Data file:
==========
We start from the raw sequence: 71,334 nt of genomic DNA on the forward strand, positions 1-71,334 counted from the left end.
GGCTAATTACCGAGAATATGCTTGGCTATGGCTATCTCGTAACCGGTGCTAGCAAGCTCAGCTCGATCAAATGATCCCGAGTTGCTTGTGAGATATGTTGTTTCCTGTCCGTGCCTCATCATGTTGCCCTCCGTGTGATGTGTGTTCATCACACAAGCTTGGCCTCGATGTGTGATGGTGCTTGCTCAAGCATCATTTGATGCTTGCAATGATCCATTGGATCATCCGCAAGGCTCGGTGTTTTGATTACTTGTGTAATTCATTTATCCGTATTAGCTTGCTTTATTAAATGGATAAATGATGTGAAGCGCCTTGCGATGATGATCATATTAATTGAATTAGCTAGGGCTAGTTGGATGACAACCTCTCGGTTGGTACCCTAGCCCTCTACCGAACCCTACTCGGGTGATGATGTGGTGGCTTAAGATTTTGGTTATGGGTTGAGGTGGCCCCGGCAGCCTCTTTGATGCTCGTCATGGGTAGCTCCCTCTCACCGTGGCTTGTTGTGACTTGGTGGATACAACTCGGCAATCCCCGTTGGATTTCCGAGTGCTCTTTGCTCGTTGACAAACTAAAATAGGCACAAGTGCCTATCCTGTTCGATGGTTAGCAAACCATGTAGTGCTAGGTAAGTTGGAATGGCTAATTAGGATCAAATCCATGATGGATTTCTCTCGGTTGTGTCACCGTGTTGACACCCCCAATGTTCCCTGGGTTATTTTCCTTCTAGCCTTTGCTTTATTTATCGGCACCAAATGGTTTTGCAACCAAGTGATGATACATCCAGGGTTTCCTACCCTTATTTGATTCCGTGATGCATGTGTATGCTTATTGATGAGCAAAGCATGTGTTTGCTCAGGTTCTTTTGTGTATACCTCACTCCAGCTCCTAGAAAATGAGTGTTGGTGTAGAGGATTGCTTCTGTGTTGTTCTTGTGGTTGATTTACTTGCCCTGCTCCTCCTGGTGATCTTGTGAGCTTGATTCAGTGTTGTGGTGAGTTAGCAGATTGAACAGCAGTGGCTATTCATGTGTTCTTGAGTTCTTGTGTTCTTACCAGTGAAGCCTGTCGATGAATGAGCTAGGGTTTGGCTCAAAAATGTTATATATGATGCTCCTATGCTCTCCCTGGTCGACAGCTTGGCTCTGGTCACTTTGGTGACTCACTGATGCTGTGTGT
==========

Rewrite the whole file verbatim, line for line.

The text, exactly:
We start from the raw sequence: 71,334 nt of genomic DNA on the forward strand, positions 1-71,334 counted from the left end.
GGCTAATTACCGAGAATATGCTTGGCTATGGCTATCTCGTAACCGGTGCTAGCAAGCTCAGCTCGATCAAATGATCCCGAGTTGCTTGTGAGATATGTTGTTTCCTGTCCGTGCCTCATCATGTTGCCCTCCGTGTGATGTGTGTTCATCACACAAGCTTGGCCTCGATGTGTGATGGTGCTTGCTCAAGCATCATTTGATGCTTGCAATGATCCATTGGATCATCCGCAAGGCTCGGTGTTTTGATTACTTGTGTAATTCATTTATCCGTATTAGCTTGCTTTATTAAATGGATAAATGATGTGAAGCGCCTTGCGATGATGATCATATTAATTGAATTAGCTAGGGCTAGTTGGATGACAACCTCTCGGTTGGTACCCTAGCCCTCTACCGAACCCTACTCGGGTGATGATGTGGTGGCTTAAGATTTTGGTTATGGGTTGAGGTGGCCCCGGCAGCCTCTTTGATGCTCGTCATGGGTAGCTCCCTCTCACCGTGGCTTGTTGTGACTTGGTGGATACAACTCGGCAATCCCCGTTGGATTTCCGAGTGCTCTTTGCTCGTTGACAAACTAAAATAGGCACAAGTGCCTATCCTGTTCGATGGTTAGCAAACCATGTAGTGCTAGGTAAGTTGGAATGGCTAATTAGGATCAAATCCATGATGGATTTCTCTCGGTTGTGTCACCGTGTTGACACCCCCAATGTTCCCTGGGTTATTTTCCTTCTAGCCTTTGCTTTATTTATCGGCACCAAATGGTTTTGCAACCAAGTGATGATACATCCAGGGTTTCCTACCCTTATTTGATTCCGTGATGCATGTGTATGCTTATTGATGAGCAAAGCATGTGTTTGCTCAGGTTCTTTTGTGTATACCTCACTCCAGCTCCTAGAAAATGAGTGTTGGTGTAGAGGATTGCTTCTGTGTTGTTCTTGTGGTTGATTTACTTGCCCTGCTCCTCCTGGTGATCTTGTGAGCTTGATTCAGTGTTGTGGTGAGTTAGCAGATTGAACAGCAGTGGCTATTCATGTGTTCTTGAGTTCTTGTGTTCTTACCAGTGAAGCCTGTCGATGAATGAGCTAGGGTTTGGCTCAAAAATGTTATATATGATGCTCCTATGCTCTCCCTGGTCGACAGCTTGGCTCTGGTCACTTTGGTGACTCACTGATGCTGTGTGT